Langdons Language Institute (LLI), which has been teaching English for 24 years in Trinidad and Tobago, is launching a new project to train Latino children.
Susan Langdon, director and teacher at LLI, said that since its inception in 1998, the institute has been working in Chaguanas with the main idea of teaching Latinos to learn English in a family environment.
Every year, more than 100 foreign adult students come to TT to learn English at LLI. During the holiday season from July to August, more and more young students and even whole families arrive, mainly from Venezuela, Colombia, Argentina and Panama.
However, Langdon believes it is time for LLI to move forward on a formative level and since 2019 she has initiated the project to extend the teachings to Venezuelan children currently living here.
“The idea of the school for migrant children was born when we saw that the flow of Venezuelans in TT was starting to increase. We want to give these children and adolescents the opportunity to enjoy their stay here so that they can progress in their educational path,” she said.
LLI is headquartered at Mulchan Seuchan Road, Chaguanas.
Langdon explained that the situation of Venezuelan migrant children is different. As refugees, children and adolescents do not receive student visas from the Division of Immigration and this is where the brake stops their education and certification.
Langdon is looking for alternatives to make the project work.
“The school is a project to give Venezuelan refugee children the opportunity for a comprehensive education. We use Cambridge University’s bilingual curriculum from primary to secondary which leads to an International Baccalaureate,” she said.
This title does not depend directly on a government certification, but it receives the approval of the Ministry of Education.
“We are in the process of getting approval to be an official Cambridge institute. In the meantime, students who are in high school are preparing to take their tests at a Cambridge test center here which awards the International High School Diploma to the end,” she explained.
In the case of students in intermediate levels between preschool and high school, whose parents decide to end their stay at TT and go to other countries, they receive the LLI certificate approved by the Ministry of Education and which can be apostilled by the Ministry of Foreign Affairs. Business.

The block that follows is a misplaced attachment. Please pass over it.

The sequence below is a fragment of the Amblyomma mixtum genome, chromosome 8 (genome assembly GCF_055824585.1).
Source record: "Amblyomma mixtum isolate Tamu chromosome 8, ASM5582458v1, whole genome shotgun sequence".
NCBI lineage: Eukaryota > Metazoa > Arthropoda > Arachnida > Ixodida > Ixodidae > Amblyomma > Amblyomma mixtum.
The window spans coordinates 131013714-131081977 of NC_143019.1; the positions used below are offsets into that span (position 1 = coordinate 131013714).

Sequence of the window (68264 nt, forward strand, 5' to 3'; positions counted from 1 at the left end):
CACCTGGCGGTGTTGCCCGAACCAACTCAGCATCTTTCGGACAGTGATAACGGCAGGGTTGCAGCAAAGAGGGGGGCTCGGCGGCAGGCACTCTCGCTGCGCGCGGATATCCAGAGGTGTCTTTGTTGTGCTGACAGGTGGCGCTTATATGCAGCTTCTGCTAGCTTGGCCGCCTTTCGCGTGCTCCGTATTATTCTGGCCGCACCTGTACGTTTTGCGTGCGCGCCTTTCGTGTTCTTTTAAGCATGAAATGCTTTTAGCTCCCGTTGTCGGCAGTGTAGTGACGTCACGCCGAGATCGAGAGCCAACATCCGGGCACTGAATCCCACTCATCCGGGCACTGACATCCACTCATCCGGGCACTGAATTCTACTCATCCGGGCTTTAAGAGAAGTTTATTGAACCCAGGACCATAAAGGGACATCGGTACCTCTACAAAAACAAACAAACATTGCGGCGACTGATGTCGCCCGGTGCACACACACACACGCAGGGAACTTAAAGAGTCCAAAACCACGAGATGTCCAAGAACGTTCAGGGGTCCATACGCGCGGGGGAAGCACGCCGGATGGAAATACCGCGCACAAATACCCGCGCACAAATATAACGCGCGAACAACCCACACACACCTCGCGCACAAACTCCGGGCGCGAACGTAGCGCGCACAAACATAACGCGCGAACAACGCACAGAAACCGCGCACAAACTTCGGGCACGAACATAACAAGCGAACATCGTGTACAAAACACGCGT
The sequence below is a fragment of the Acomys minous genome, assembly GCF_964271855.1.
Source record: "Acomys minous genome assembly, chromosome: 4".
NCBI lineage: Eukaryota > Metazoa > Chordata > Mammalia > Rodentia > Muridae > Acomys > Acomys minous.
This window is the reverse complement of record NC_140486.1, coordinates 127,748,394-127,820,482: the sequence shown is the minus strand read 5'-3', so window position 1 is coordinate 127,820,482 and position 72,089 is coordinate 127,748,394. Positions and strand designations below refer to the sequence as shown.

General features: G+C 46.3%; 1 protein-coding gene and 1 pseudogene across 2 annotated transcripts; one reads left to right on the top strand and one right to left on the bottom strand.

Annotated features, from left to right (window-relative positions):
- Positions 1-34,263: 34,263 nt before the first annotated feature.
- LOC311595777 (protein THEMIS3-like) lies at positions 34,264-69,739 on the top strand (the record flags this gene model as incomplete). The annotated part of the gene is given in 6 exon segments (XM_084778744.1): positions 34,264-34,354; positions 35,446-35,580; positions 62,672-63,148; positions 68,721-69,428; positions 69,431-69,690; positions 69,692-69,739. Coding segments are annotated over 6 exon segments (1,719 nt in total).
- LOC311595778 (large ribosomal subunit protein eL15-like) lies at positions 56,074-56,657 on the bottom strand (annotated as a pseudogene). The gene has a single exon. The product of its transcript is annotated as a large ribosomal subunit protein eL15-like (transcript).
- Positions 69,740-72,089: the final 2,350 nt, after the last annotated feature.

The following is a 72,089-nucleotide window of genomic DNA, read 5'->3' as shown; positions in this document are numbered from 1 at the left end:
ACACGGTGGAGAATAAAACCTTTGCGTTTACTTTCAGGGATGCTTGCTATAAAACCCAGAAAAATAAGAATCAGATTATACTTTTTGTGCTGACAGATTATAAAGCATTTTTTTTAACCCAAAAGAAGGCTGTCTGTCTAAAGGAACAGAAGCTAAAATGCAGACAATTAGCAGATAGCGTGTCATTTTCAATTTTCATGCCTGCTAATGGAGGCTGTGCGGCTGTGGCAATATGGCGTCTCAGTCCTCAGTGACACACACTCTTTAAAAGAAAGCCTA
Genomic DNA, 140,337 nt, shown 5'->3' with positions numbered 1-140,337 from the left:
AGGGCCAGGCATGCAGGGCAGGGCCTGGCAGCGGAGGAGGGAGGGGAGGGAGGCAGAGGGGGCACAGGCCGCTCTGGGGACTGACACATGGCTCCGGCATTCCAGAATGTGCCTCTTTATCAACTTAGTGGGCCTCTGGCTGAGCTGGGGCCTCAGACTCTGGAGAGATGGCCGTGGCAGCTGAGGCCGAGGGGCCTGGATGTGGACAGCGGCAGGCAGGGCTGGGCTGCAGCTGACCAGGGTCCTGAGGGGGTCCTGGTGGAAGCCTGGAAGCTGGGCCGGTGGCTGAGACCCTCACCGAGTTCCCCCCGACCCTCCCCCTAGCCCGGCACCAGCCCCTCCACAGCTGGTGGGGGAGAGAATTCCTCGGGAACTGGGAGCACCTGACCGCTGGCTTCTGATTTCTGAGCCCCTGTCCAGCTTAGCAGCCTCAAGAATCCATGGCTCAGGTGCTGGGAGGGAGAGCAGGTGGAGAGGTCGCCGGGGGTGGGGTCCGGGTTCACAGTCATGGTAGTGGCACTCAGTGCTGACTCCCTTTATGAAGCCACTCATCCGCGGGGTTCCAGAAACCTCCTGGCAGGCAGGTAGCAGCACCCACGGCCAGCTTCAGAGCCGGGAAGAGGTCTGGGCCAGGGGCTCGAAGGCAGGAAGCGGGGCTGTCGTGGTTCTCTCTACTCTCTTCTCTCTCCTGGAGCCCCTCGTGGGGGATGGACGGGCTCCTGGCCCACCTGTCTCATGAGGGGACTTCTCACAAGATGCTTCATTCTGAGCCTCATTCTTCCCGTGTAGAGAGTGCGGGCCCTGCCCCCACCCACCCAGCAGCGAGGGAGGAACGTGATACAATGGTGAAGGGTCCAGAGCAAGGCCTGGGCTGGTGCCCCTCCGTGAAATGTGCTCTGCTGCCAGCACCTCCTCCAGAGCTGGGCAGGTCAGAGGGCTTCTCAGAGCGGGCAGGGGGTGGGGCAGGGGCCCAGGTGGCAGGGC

The institute has 83 students between preschool and high school in the hybrid method. Some students attend their classes face-to-face and others virtual.
Classes are held Monday through Friday from 8:00 a.m. to 2:30 p.m.
The annual study system is the same as that used in the Trinidadian educational program with three terms between September and July.
“We receive children at any time of the year. We take care of them, prepare them until the end of the school year and do an assessment to find out what level they correspond to for the following school year” , she said.
LLI has seven teachers certified by the Ministry of Education and other Venezuelans qualified by the authorities of their country.
Maths, Science, Spanish, English as a Second Language and the special Cambridge subject called Global Perspective are some of the subjects taught at the LLI school.
“We work to help Latino children prepare, educate themselves and have the opportunity to receive an international certification, approved by Trinidadian authorities and which can be used as legal support in other countries,” said Langdon.
LLI is also expanding its courses beyond the regular schedule. Currently, there are classes Monday through Thursday from 11 a.m. to 1 p.m. and Sunday at different times between 8 a.m. and 3 p.m.
The courses use the European framework with six levels, each with two stages.
“Each level lasts three months and students receive their certification,” she said.
Currently, more than 1,000 Venezuelan refugee children in TT are studying in the United Nations High Commissioner for Refugees (UNHCR) Equal Place primary program, while teenagers are seeking their bachelor’s degree in the Dawere and Notemaster programs.
The initial plan for these programs was to prepare Venezuelan children to enter the Catholic education system, but so far, two years after their launch, there has been no approval from local authorities.
Meanwhile, refugee children continue to receive education in various private education programs.
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